NY BitLicense Under Scrutiny After Bitcoiner Files Lawsuit Against NYDFS




Theo Chino, a Bitcoin entrepreneur has filed a lawsuit against NYDFS and its handling of BitLicense in the Supreme Court of the State of New York. Read more...
Onename. Is NY's BitLicense Forcing Bitcoin Startups to Relocate. Newsbtc Bitcoin Opinion.

For those who have been following the developments in cryptocurrency sector from past couple of years, the BitLicense fiasco is quite familiar. The cryptocurrency industry was in for a shock last year after the New York Department of Financial Services decided to implement regulations governing digital currencies, popularly referred to as BitLicense. With BitLicense coming into effect, companies in the sector either decided to comply with the regulations and apply for the required licenses or move out of the State of New York.

Either the basis of implementation of BitLicense or its validity was never questioned, until now. Theo Chino, promoter of a Bitcoin based business in New York State has decided to find some answers regarding BitLicense after New York Department of Financial Services failed to issue BitLicense for his business, which involved selling phone minutes for Bitcoin. With the department saying his business can’t be classified as a digital currency processing business, Chino was forced to shut down his business due to regulatory uncertainty.

In order to get some clarity on the situation and to protect the interests of “Bitcoiners”, Theo Chino has filed a lawsuit against the Department of Financial Services — New York State and Anthony J Albanese — in his official capacity as the acting Superintendent of the Department of Financial Services. The lawsuit, filed in the Supreme Court of the State of New York falls under Article 78 — against the executive branch overreach, blaming NYDFS for acting arbitrarily and inappropriately while implementing BitLicense.

The lawsuit claims, “the Department of Financial Services acted arbitrarily, inappropriately used bitcoiners as “guinea pigs” when it promulgated its virtual currency regulation.”

Theo Chino is arguing that the implementation of BitLicense goes beyond the scope of statutory authority of NYDFS which has led to personal losses and also caused Bitcoin technology startups to move out of New York state. He also presents proof where Benjamin Lawsky, the former Superintendent of NYDFS responsible for BitLicense acknowledging the intention behind BitLicense was to test the use of unauthorized regulatory power on traditionally regulated financial institutions and not as a genuine response to an objective need.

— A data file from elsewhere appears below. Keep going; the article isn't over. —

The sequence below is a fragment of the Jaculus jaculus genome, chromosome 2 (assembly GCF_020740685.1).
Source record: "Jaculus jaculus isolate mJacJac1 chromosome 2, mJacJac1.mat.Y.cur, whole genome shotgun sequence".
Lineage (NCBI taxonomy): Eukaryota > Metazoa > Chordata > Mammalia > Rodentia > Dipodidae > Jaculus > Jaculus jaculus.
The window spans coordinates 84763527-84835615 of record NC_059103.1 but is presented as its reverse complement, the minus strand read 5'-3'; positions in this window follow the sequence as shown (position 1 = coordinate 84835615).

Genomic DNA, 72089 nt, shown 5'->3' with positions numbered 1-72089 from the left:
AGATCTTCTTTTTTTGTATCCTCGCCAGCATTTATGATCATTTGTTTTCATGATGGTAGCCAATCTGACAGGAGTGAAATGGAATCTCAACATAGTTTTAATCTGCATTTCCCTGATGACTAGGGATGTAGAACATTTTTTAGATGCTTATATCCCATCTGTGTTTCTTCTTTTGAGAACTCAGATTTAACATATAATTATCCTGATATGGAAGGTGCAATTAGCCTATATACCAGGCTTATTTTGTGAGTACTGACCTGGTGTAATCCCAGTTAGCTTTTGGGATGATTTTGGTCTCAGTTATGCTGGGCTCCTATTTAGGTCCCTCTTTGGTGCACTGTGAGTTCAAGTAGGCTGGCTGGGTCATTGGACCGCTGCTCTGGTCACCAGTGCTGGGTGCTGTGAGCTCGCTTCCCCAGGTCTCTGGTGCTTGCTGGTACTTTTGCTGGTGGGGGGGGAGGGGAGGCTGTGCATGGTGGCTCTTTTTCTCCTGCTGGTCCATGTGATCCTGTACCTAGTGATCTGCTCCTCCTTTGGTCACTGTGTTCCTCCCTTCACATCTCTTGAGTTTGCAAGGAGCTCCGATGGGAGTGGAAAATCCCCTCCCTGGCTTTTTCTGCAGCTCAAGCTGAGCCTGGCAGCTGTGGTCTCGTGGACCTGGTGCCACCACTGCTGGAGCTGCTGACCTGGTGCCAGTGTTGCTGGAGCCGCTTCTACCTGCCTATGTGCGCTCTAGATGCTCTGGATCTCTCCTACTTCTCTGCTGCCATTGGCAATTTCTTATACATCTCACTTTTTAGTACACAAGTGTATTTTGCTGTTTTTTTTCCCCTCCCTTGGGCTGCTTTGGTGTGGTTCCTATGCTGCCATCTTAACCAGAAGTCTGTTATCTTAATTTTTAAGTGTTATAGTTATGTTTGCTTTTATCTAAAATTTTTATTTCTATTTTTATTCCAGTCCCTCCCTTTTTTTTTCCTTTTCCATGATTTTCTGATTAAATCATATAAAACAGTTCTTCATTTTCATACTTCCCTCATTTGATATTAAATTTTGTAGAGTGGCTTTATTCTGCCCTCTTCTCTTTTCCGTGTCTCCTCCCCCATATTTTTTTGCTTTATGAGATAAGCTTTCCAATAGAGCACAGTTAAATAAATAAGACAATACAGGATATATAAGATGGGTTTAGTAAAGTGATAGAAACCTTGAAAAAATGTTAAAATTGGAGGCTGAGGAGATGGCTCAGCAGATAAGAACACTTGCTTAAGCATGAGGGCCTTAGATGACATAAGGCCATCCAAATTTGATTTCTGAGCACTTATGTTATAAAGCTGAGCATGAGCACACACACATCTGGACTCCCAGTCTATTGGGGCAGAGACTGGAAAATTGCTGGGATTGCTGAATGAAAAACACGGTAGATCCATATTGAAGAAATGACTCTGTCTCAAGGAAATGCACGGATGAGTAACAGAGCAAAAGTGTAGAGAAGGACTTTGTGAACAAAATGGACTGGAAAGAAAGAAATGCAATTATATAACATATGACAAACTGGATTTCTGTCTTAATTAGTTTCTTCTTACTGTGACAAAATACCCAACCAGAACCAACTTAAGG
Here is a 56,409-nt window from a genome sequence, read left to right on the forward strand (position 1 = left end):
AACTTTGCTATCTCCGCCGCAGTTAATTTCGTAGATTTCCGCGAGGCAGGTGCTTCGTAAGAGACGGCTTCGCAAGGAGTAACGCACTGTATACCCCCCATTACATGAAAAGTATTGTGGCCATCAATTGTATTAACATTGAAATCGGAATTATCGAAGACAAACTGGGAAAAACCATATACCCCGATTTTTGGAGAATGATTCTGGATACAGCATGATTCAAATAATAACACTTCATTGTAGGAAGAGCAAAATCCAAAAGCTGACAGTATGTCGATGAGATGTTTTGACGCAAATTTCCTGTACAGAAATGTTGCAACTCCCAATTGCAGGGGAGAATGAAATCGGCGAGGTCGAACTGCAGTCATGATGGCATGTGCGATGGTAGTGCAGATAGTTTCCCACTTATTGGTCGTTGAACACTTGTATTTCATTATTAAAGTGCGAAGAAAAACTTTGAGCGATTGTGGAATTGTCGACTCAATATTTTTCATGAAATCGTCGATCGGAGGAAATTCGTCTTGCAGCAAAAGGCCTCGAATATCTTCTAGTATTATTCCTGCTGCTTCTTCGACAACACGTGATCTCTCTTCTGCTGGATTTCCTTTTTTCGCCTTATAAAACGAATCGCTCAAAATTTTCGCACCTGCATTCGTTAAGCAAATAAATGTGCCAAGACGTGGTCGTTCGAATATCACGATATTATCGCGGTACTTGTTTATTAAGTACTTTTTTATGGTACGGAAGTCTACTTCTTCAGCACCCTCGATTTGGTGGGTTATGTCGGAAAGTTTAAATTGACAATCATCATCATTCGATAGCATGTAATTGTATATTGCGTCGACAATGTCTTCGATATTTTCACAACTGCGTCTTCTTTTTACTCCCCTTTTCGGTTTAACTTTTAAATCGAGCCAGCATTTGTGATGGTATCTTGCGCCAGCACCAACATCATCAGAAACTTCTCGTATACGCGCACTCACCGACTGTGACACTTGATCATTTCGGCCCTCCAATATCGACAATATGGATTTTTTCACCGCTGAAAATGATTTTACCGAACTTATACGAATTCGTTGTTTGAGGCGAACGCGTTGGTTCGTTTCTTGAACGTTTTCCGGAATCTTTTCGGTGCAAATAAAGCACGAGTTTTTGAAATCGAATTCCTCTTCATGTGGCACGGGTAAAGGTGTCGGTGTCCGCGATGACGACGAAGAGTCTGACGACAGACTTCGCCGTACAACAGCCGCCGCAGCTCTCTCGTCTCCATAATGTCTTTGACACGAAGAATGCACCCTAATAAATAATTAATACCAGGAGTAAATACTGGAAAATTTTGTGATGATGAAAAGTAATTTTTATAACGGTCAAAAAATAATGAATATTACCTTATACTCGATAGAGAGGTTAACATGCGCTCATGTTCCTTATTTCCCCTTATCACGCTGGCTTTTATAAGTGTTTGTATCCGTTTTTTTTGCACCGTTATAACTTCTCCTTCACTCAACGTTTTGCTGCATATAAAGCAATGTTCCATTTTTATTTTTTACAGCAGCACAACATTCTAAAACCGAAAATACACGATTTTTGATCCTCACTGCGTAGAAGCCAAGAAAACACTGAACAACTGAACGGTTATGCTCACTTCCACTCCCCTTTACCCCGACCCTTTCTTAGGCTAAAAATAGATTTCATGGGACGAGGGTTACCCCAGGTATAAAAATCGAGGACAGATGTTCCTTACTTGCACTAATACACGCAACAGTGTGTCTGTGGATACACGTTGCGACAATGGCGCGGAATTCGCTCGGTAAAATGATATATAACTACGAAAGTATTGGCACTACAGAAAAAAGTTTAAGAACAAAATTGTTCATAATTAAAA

Chino was quoted in a press release published by his attorney Pierre Ciric of Ciric Law Firm PLLC;

“It is appalling that the former head of the Department admitted that his ultimate goal was to use the bitcoin com- munity as “guinea pigs” to test new rules for the banks, which the legislature never authorized. This may be a game for Mr. Lawsky, but his inappropriate behavior has real life consequences. Because of this regulation, I am no longer able to pursue the expansion of my business, which I have to close as a consequence. This is why I am seeking the help of the judiciary branch, to tell these regulators they cannot play around with “people’s” lives and investments, and to stop them from using us as his toys,”

The whole cryptocurrency and financial community will be closely following the case — Chino v. Dept. of Financial Services, Claim # 124835, Index # 101880-15 which will be heard by Judge Lucy Billings. Detailed information and court filings are available at – Article 78 Against NYDFS website.

Ref:  Article78AgainstNYDFS | Reddit | Press Release | Image: NewsBTC

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Gautham

Gautham has an eye for anything new. He has been part of multiple startups and his current project focuses towards the social good sector. An entrepreneur, engineer and enthusiast (bitcoin, of course), he has been moonlighting as a writer for multiple publications and currently writes at NewsBTC. Find him on twitter as @gautham_n and on facebook at /gautham.nm

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